Geoff Dyer interview: Anyone for Venice?

LET'S IMAGINE YOU ARE GEOFF Dyer. You hear the doorbell and rush down two flights of stairs from the study in your Camden terrace house, because it's probably the postman and he's probably delivering books and the letter box is just the normal size and they never fit and usually he doesn't hang around.

Instead of which, a journalist. Damn. You'd forgotten that. Still, off with his shoes, up to the living room, and sit on the sofa underneath the 360-degree picture of the Burning Man Festival. You tell him about the five times you've been there, to the Nevada desert, and you can sense he knows it's important to you but he probably thinks it's a marathon druggie orgy and is afraid to ask.

In fact, this could be embarrassing. Because he says he's only read the new novel. Oh, he's probably read in the cuttings about Keith Jarrett saying yours was the best book on jazz ever written even though you don't play a note. He's probably read all the reviewers who said exactly the same thing about your book on photography even though you don't have a camera. Not read any of them himself, of course.

Oh, so that's why he's really here. The Lawrence book. The one that A Great Read picked twice on Radio 4. He caught the second broadcast, last November, when Sukhdev Sandhu said Out of Sheer Rage was the funniest book he'd ever read at the same time as being a serious study of DHL too. Thought that sounded intriguing. And he hasn't read the book on John Berger, but he'd like to because the cuttings tell him that was important to you and he remembers reading G half a lifetime ago. Christ, where do you begin with people like this?

He's got his tape recorder out. He asks if you've ever done interviews yourself and you say not really and he says he thought you must have because of that passage in your new novel when your man says the best interviews are when the interviewer is such a klutz that the interviewee takes pity on him. He says it usually works for him anyway.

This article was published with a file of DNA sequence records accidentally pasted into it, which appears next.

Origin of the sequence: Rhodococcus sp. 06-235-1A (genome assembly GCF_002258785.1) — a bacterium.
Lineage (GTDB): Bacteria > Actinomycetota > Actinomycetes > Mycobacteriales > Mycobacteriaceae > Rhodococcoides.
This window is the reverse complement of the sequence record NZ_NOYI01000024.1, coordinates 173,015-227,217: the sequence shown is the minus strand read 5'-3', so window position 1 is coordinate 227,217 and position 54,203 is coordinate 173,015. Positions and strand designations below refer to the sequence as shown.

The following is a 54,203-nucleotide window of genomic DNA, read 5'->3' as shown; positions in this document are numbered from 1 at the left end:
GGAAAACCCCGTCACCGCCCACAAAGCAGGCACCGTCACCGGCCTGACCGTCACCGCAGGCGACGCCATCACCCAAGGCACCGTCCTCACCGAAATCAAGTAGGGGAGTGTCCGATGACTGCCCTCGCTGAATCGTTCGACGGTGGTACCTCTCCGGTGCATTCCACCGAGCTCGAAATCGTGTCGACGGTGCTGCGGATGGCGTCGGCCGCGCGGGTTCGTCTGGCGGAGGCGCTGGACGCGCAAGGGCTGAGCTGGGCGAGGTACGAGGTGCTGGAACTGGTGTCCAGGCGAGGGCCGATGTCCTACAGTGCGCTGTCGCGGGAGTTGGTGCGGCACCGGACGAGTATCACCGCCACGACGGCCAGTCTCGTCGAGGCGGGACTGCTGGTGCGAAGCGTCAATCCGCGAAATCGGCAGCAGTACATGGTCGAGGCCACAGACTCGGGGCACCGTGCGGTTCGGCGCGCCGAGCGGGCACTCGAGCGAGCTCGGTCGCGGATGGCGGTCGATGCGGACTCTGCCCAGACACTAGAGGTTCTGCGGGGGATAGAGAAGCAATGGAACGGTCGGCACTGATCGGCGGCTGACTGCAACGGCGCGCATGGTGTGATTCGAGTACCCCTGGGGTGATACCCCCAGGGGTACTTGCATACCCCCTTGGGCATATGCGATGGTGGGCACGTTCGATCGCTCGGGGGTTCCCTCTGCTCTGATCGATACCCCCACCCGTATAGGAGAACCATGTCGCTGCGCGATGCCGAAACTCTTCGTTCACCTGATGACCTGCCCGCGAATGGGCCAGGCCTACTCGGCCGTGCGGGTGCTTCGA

"Off we go," he says.

"Look," you say. "The red light isn't on yet."

"Oops," he says.

Anyway, you've only got an hour, so back to basics. Trot through the past. The working-class childhood in Cheltenham, typical scholarship boy, inspirational English teacher, scholarship to Corpus Christi. Then, and much more important, on the dole in Brixton.

He looks up at you in surprise, almost as if you were a cartoon, and for a moment you wonder if he's one of the Daily Mail type of hacks with a reflex twitch about dole queue scroungers. But no, he just wonders why that was more important than the dreaming spires of Oxford and you tell him that's when you did most of your reading. Not Derrida and Lacan, but the homegrown theorists: Raymond Williams, John Berger. Oh, and Foucault, Barthes too. But mainly Berger, because ... well, he's the greatest person you've ever met, he frees your mind, he shows you that you don't need to have stories and plot to be a creative writer, and that was such good news because, as you've always said, you were never any good at those.

Another thing you get from Berger is that each book has to have its own form. It doesn't matter if it's fiction or non-fiction, you've got to write it in the way it demands to be written. You do all the research, find out all the angles, then work out what its unique form is. Every book's got one. It's just a matter of working away and finding it.

"Let's take this novel," you say. He shuffles on the couch and reaches into his bag. "Can you sign it, please?" So you do.

IT'S THE FIRST ONE. "FIRST OFF THE press. Best wishes, Geoff Dyer." I read that on the Tube later on the way to another interview. Kind of him. Maybe when he's dead or I'm dead it'll be worth something. GEOFF DYER. "Quite possibly the best writer in Britain – Daily Telegraph," it says on the cover underneath his name. Big red letters flecked with gold. Not flecked but ... you remember when you were at school and you blew ink out of a straw at an empty page? The gold on the red is like someone's done that. Classy though.

There's a burning candle on top of a bed of marigolds on what looks like a small paper plate and it's floating on water. The water goes right to the edges of the cover and though it looks still there must be some current underneath because above the smaller capitals for GEOFF there are the inverted reflections of two figures and the water's moving so one can't tell whether they're people or figurines and whether or not they are holding hands. Then the title, in apologetically smaller letters: JEFF IN VENICE, DEATH IN VARANASI.